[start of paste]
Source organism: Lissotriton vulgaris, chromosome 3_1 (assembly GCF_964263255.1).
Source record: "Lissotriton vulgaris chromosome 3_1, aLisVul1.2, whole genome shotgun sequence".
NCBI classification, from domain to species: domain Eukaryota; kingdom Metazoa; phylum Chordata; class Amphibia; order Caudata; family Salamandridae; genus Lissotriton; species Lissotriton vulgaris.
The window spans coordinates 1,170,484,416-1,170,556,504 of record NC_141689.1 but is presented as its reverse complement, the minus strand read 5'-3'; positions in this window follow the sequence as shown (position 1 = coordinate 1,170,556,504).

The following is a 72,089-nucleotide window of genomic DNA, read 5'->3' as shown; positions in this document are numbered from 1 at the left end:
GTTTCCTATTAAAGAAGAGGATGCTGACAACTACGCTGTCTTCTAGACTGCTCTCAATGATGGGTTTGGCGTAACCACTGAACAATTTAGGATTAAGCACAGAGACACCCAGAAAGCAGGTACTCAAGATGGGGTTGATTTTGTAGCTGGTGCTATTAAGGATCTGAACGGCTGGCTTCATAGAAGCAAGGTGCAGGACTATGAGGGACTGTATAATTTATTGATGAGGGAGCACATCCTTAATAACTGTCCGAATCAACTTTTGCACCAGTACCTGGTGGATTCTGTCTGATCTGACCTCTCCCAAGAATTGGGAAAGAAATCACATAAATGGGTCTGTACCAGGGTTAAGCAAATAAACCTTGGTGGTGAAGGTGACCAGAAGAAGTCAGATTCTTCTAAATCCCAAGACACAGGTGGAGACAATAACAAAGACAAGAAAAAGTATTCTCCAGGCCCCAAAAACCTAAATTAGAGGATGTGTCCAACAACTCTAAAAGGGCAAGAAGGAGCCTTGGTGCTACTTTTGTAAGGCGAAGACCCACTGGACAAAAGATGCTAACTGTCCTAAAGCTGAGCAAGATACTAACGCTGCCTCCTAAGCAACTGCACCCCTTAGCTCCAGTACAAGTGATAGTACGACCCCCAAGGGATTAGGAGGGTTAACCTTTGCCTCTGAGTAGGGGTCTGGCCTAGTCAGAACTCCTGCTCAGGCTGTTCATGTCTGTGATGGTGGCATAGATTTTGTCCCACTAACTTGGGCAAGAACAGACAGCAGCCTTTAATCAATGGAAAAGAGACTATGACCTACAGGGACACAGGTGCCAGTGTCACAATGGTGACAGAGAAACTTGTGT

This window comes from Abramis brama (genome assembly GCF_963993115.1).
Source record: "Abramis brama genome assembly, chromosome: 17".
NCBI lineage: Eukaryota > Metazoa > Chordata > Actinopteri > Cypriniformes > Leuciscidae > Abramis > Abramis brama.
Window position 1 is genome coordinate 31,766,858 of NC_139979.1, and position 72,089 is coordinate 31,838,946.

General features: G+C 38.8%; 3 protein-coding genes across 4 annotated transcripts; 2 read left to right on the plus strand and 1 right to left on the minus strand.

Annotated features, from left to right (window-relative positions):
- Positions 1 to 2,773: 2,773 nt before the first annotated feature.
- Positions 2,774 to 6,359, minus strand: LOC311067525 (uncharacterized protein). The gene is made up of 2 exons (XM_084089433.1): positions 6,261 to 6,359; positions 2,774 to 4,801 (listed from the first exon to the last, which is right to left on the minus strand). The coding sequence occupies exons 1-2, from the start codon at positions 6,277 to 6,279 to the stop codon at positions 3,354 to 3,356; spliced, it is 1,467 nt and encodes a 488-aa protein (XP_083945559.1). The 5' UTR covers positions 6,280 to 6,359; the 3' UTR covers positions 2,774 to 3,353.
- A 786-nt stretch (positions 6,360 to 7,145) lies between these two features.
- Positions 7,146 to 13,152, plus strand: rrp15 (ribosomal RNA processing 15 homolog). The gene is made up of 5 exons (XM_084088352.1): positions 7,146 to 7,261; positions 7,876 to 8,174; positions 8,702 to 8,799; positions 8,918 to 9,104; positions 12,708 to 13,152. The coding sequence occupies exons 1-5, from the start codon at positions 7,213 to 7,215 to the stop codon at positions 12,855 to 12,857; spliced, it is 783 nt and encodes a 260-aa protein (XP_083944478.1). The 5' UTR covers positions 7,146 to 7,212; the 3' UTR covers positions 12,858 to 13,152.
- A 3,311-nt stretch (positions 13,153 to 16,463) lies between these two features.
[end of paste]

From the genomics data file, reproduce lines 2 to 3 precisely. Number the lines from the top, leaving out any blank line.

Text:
Source record: "Lissotriton vulgaris chromosome 3_1, aLisVul1.2, whole genome shotgun sequence".
NCBI classification, from domain to species: domain Eukaryota; kingdom Metazoa; phylum Chordata; class Amphibia; order Caudata; family Salamandridae; genus Lissotriton; species Lissotriton vulgaris.